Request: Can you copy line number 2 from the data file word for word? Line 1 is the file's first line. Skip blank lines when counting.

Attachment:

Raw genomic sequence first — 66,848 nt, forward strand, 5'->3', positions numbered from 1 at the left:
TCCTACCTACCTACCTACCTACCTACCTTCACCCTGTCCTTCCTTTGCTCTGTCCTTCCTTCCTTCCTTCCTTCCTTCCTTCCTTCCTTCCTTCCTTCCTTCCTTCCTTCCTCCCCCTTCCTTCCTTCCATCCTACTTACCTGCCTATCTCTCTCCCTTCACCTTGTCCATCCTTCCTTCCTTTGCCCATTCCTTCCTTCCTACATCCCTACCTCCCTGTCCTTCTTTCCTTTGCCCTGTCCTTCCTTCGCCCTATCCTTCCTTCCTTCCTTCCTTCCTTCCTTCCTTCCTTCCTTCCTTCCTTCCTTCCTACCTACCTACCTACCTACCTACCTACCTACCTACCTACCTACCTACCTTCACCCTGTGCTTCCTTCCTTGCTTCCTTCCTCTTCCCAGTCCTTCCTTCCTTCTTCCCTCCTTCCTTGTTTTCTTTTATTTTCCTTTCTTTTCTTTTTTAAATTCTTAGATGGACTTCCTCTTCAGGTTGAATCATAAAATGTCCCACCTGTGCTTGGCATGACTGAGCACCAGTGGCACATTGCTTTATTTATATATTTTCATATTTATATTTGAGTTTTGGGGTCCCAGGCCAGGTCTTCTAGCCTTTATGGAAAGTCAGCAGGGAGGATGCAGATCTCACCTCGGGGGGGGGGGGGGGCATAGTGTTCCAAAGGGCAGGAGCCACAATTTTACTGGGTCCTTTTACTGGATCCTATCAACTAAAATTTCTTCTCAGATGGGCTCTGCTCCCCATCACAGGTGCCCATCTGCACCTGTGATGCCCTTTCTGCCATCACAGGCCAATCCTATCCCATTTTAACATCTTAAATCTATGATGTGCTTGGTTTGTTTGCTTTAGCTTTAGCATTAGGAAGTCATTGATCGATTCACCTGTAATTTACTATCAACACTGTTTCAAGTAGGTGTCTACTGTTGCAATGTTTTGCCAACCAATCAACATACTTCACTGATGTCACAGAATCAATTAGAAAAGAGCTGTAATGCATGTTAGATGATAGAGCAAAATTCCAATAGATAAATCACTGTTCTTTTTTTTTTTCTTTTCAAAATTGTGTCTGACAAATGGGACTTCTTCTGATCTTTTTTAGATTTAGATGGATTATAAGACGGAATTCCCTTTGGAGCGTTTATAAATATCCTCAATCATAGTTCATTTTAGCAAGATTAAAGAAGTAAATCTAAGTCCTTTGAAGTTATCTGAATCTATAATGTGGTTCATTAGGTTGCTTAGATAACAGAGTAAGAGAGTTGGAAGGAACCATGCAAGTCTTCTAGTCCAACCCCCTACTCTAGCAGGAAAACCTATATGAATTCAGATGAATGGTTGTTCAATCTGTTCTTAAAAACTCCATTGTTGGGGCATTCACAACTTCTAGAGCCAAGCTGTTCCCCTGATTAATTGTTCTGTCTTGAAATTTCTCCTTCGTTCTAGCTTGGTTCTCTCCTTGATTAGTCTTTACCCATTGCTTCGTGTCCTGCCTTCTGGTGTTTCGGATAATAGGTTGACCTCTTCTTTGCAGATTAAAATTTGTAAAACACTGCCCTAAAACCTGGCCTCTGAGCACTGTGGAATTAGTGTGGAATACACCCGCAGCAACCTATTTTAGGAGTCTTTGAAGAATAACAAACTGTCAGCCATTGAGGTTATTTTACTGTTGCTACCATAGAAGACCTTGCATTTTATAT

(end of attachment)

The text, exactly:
TCCTACCTACCTACCTACCTACCTACCTTCACCCTGTCCTTCCTTTGCTCTGTCCTTCCTTCCTTCCTTCCTTCCTTCCTTCCTTCCTTCCTTCCTTCCTTCCTTCCTTCCTCCCCCTTCCTTCCTTCCATCCTACTTACCTGCCTATCTCTCTCCCTTCACCTTGTCCATCCTTCCTTCCTTTGCCCATTCCTTCCTTCCTACATCCCTACCTCCCTGTCCTTCTTTCCTTTGCCCTGTCCTTCCTTCGCCCTATCCTTCCTTCCTTCCTTCCTTCCTTCCTTCCTTCCTTCCTTCCTTCCTTCCTTCCTACCTACCTACCTACCTACCTACCTACCTACCTACCTACCTACCTACCTTCACCCTGTGCTTCCTTCCTTGCTTCCTTCCTCTTCCCAGTCCTTCCTTCCTTCTTCCCTCCTTCCTTGTTTTCTTTTATTTTCCTTTCTTTTCTTTTTTAAATTCTTAGATGGACTTCCTCTTCAGGTTGAATCATAAAATGTCCCACCTGTGCTTGGCATGACTGAGCACCAGTGGCACATTGCTTTATTTATATATTTTCATATTTATATTTGAGTTTTGGGGTCCCAGGCCAGGTCTTCTAGCCTTTATGGAAAGTCAGCAGGGAGGATGCAGATCTCACCTCGGGGGGGGGGGGGGGCATAGTGTTCCAAAGGGCAGGAGCCACAATTTTACTGGGTCCTTTTACTGGATCCTATCAACTAAAATTTCTTCTCAGATGGGCTCTGCTCCCCATCACAGGTGCCCATCTGCACCTGTGATGCCCTTTCTGCCATCACAGGCCAATCCTATCCCATTTTAACATCTTAAATCTATGATGTGCTTGGTTTGTTTGCTTTAGCTTTAGCATTAGGAAGTCATTGATCGATTCACCTGTAATTTACTATCAACACTGTTTCAAGTAGGTGTCTACTGTTGCAATGTTTTGCCAACCAATCAACATACTTCACTGATGTCACAGAATCAATTAGAAAAGAGCTGTAATGCATGTTAGATGATAGAGCAAAATTCCAATAGATAAATCACTGTTCTTTTTTTTTTTCTTTTCAAAATTGTGTCTGACAAATGGGACTTCTTCTGATCTTTTTTAGATTTAGATGGATTATAAGACGGAATTCCCTTTGGAGCGTTTATAAATATCCTCAATCATAGTTCATTTTAGCAAGATTAAAGAAGTAAATCTAAGTCCTTTGAAGTTATCTGAATCTATAATGTGGTTCATTAGGTTGCTTAGATAACAGAGTAAGAGAGTTGGAAGGAACCATGCAAGTCTTCTAGTCCAACCCCCTACTCTAGCAGGAAAACCTATATGAATTCAGATGAATGGTTGTTCAATCTGTTCTTAAAAACTCCATTGTTGGGGCATTCACAACTTCTAGAGCCAAGCTGTTCCCCTGATTAATTGTTCTGTCTTGAAATTTCTCCTTCGTTCTAGCTTGGTTCTCTCCTTGATTAGTCTTTACCCATTGCTTCGTGTCCTGCCTTCTGGTGTTTCGGATAATAGGTTGACCTCTTCTTTGCAGATTAAAATTTGTAAAACACTGCCCTAAAACCTGGCCTCTGAGCACTGTGGAATTAGTGTGGAATACACCCGCAGCAACCTATTTTAGGAGTCTTTGAAGAATAACAAACTGTCAGCCATTGAGGTTATTTTACTGTTGCTACCATAGAAGACCTTGCATTTTATAT